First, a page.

Did you read part one of our rebranding series
and are still on the fence about moving forward? We get it. A rebrand is no easy choice. You need good reasons to support your decision beyond “things feel kind of blah.”
A rebrand is a serious undertaking, you may not even know where to begin. And that’s okay! The first question to consider, how large a rebrand are you considering? Will it be an evolution, a revolution or maybe something in between? There truly is no one size fits all approach, because every brand faces its own unique set of challenges.
This post will cover three different types of rebrands your brand should consider, provide helpful insight of where your brand stands and suggest where to go next.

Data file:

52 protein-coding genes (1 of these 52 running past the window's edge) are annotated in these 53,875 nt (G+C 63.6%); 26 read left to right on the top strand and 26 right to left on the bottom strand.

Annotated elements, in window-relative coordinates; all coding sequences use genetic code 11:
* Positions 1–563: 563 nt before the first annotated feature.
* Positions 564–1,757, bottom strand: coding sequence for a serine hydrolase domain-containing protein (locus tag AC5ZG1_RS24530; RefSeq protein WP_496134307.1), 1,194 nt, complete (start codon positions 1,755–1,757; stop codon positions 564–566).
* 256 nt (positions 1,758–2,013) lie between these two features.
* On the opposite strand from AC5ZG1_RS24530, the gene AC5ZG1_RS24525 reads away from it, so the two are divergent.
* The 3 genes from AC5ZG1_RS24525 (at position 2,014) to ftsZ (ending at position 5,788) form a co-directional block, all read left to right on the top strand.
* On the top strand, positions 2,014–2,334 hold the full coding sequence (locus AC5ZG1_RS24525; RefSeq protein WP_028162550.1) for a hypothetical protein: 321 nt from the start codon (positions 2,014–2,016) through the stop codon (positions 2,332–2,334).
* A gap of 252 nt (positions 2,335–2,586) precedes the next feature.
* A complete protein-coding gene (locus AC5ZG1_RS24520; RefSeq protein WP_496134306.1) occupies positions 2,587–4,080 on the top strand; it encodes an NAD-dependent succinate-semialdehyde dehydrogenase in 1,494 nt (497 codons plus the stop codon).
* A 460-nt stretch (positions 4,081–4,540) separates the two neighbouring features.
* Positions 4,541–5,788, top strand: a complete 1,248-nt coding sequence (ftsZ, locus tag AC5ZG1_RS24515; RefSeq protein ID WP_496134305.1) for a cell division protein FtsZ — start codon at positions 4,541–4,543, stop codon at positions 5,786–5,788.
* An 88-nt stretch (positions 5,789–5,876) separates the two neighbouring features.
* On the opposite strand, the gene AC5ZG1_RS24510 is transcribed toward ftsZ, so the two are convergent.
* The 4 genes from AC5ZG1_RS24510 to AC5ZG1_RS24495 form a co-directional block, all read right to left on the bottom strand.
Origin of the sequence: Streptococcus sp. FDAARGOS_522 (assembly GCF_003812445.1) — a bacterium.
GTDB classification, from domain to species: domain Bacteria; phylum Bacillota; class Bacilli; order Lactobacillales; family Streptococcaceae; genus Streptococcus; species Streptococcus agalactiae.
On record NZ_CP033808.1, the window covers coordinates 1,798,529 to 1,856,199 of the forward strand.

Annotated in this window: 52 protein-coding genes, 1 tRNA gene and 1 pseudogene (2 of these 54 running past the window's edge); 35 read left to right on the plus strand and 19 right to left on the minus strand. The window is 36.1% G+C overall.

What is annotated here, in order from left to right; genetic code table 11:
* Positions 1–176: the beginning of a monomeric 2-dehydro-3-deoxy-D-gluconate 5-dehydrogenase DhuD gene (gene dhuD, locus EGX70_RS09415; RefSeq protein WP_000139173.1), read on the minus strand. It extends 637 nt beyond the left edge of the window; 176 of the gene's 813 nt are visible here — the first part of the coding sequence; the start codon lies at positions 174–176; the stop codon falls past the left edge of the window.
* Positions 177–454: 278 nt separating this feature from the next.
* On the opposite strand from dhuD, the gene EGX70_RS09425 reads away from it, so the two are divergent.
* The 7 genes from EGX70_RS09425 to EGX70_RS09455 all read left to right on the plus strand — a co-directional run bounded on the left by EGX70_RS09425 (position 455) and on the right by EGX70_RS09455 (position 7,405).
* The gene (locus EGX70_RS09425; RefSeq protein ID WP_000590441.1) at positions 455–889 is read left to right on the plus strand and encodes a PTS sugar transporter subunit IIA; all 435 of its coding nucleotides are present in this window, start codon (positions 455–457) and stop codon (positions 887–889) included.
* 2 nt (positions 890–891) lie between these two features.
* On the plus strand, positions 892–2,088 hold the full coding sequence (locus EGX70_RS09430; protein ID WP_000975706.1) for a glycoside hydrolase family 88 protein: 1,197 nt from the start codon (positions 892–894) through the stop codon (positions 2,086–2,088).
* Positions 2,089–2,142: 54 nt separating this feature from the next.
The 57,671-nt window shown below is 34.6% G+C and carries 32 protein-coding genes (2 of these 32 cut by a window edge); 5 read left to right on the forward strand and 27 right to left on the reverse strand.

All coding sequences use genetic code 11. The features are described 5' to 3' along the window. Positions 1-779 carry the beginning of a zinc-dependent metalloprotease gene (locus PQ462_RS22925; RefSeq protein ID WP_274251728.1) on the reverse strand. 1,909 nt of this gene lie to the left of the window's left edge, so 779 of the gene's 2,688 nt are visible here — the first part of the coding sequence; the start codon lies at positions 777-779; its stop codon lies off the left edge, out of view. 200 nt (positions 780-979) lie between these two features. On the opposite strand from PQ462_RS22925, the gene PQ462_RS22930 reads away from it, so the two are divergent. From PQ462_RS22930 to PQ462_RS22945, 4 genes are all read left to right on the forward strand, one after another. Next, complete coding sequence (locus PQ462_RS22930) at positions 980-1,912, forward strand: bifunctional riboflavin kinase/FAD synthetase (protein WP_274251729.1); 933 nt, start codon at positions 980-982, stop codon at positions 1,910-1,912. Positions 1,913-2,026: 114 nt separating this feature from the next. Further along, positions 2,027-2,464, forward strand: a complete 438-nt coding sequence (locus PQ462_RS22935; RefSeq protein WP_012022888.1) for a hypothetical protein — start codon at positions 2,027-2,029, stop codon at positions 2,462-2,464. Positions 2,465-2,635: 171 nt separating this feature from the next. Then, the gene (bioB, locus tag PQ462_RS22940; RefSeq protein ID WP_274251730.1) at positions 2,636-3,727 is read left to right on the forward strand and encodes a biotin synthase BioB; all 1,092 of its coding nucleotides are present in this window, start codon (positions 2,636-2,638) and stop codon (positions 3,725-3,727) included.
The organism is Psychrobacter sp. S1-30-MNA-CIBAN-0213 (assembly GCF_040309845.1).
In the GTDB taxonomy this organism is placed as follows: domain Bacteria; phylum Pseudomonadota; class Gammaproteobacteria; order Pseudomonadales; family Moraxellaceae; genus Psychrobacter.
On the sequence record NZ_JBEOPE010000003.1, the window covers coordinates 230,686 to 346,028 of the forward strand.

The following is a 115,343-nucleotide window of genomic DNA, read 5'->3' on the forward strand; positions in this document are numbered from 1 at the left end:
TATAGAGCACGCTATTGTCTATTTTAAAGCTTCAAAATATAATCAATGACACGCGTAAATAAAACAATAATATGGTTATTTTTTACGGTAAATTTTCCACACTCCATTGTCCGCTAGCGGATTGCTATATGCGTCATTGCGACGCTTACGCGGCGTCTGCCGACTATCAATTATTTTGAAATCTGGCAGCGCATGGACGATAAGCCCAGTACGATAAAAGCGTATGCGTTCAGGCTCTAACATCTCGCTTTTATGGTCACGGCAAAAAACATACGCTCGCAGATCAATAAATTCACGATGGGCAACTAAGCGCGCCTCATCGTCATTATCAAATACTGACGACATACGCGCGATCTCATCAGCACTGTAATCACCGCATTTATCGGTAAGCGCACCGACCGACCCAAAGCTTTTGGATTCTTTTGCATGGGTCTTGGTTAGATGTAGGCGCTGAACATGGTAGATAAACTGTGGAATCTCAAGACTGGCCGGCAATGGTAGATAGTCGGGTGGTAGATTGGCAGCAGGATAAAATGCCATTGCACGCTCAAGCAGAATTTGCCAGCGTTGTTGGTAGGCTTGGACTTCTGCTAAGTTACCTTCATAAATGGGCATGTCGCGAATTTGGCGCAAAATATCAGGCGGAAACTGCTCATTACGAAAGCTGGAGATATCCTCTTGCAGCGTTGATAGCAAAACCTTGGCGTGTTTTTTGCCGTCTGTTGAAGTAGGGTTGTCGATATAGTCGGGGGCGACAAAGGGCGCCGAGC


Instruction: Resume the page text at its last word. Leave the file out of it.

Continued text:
Not every brand needs to be completely burned to the ground, so let’s not break out the flamethrower quite yet. In many cases, an evolution or a refresh is sufficient enough to create positive momentum. Small incremental changes and updates to your brand often push the needle and keep your brand relevant while refocusing on your customers’ needs.
Brand Evolutions consist of cosmetic changes that revolve around a brand’s look and feel. Maybe it’s a change to the brand's typography to update the fonts for a more modern look, or perhaps it’s a new color palette that adds more excitement.
Brand Evolutions can be larger in scope, such as a new logo, a website redesign or collateral updates. In these situations, everything else likely remains the same as you’re already successful, have a great following and your audiences know and trust you.
Brand Evolution Example - Twin Oast Brewing